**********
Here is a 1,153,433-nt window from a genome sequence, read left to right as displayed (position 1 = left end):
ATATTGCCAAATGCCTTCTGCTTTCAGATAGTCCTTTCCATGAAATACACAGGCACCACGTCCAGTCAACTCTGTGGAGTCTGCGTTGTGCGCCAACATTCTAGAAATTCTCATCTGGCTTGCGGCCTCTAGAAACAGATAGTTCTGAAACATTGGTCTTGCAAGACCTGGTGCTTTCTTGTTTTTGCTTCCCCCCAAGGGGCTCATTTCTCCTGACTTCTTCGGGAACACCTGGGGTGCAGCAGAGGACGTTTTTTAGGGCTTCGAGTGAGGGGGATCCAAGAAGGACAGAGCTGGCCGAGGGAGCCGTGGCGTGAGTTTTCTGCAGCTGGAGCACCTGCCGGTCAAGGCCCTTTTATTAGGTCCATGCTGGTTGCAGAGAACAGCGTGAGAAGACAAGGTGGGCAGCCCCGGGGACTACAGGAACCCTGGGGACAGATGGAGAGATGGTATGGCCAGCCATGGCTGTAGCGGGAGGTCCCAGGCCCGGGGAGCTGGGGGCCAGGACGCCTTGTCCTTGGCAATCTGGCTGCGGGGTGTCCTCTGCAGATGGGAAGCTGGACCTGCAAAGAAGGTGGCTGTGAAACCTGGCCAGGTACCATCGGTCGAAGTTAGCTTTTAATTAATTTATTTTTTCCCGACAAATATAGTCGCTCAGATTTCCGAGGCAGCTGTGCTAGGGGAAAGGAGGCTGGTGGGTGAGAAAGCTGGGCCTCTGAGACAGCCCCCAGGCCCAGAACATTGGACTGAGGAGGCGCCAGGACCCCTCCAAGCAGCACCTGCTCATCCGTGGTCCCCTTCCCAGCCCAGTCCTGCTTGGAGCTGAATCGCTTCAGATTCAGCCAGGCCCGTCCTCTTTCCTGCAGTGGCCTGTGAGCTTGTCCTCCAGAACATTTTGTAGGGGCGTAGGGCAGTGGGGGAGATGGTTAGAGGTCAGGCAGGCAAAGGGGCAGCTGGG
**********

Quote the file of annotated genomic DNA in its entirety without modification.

Here is a 1,153,433-nt window from a genome sequence, read left to right as displayed (position 1 = left end):
ATATTGCCAAATGCCTTCTGCTTTCAGATAGTCCTTTCCATGAAATACACAGGCACCACGTCCAGTCAACTCTGTGGAGTCTGCGTTGTGCGCCAACATTCTAGAAATTCTCATCTGGCTTGCGGCCTCTAGAAACAGATAGTTCTGAAACATTGGTCTTGCAAGACCTGGTGCTTTCTTGTTTTTGCTTCCCCCCAAGGGGCTCATTTCTCCTGACTTCTTCGGGAACACCTGGGGTGCAGCAGAGGACGTTTTTTAGGGCTTCGAGTGAGGGGGATCCAAGAAGGACAGAGCTGGCCGAGGGAGCCGTGGCGTGAGTTTTCTGCAGCTGGAGCACCTGCCGGTCAAGGCCCTTTTATTAGGTCCATGCTGGTTGCAGAGAACAGCGTGAGAAGACAAGGTGGGCAGCCCCGGGGACTACAGGAACCCTGGGGACAGATGGAGAGATGGTATGGCCAGCCATGGCTGTAGCGGGAGGTCCCAGGCCCGGGGAGCTGGGGGCCAGGACGCCTTGTCCTTGGCAATCTGGCTGCGGGGTGTCCTCTGCAGATGGGAAGCTGGACCTGCAAAGAAGGTGGCTGTGAAACCTGGCCAGGTACCATCGGTCGAAGTTAGCTTTTAATTAATTTATTTTTTCCCGACAAATATAGTCGCTCAGATTTCCGAGGCAGCTGTGCTAGGGGAAAGGAGGCTGGTGGGTGAGAAAGCTGGGCCTCTGAGACAGCCCCCAGGCCCAGAACATTGGACTGAGGAGGCGCCAGGACCCCTCCAAGCAGCACCTGCTCATCCGTGGTCCCCTTCCCAGCCCAGTCCTGCTTGGAGCTGAATCGCTTCAGATTCAGCCAGGCCCGTCCTCTTTCCTGCAGTGGCCTGTGAGCTTGTCCTCCAGAACATTTTGTAGGGGCGTAGGGCAGTGGGGGAGATGGTTAGAGGTCAGGCAGGCAAAGGGGCAGCTGGG